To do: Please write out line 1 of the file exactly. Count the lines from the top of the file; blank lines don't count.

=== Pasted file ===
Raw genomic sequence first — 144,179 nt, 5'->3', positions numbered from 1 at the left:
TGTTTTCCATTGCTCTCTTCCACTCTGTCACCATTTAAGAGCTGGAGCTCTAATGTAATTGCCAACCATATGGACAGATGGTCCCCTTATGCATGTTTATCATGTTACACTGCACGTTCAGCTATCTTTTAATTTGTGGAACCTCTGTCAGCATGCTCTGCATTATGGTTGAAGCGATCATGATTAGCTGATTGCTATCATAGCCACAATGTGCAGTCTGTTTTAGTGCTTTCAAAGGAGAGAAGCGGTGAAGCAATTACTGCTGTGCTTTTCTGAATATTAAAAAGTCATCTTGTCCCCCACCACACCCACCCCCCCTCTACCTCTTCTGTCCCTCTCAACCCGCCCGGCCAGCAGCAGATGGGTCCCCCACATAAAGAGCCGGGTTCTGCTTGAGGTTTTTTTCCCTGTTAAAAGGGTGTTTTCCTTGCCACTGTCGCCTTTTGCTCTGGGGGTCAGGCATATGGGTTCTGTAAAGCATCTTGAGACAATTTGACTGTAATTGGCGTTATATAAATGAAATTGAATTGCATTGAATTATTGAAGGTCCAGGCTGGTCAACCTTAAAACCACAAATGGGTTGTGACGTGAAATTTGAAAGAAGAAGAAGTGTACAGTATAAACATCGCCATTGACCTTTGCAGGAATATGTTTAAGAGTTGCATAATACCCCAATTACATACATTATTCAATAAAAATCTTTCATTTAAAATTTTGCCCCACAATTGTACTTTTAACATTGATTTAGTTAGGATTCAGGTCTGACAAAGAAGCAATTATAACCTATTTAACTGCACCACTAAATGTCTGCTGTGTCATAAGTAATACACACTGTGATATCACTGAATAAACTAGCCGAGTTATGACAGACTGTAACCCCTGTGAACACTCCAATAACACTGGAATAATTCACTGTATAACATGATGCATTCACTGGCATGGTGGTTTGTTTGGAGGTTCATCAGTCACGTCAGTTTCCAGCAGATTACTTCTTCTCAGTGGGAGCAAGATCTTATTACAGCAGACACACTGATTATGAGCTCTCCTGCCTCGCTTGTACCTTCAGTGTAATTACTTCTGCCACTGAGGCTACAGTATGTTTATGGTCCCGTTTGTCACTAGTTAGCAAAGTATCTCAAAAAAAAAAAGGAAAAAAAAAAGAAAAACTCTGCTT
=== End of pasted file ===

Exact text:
Raw genomic sequence first — 144,179 nt, 5'->3', positions numbered from 1 at the left: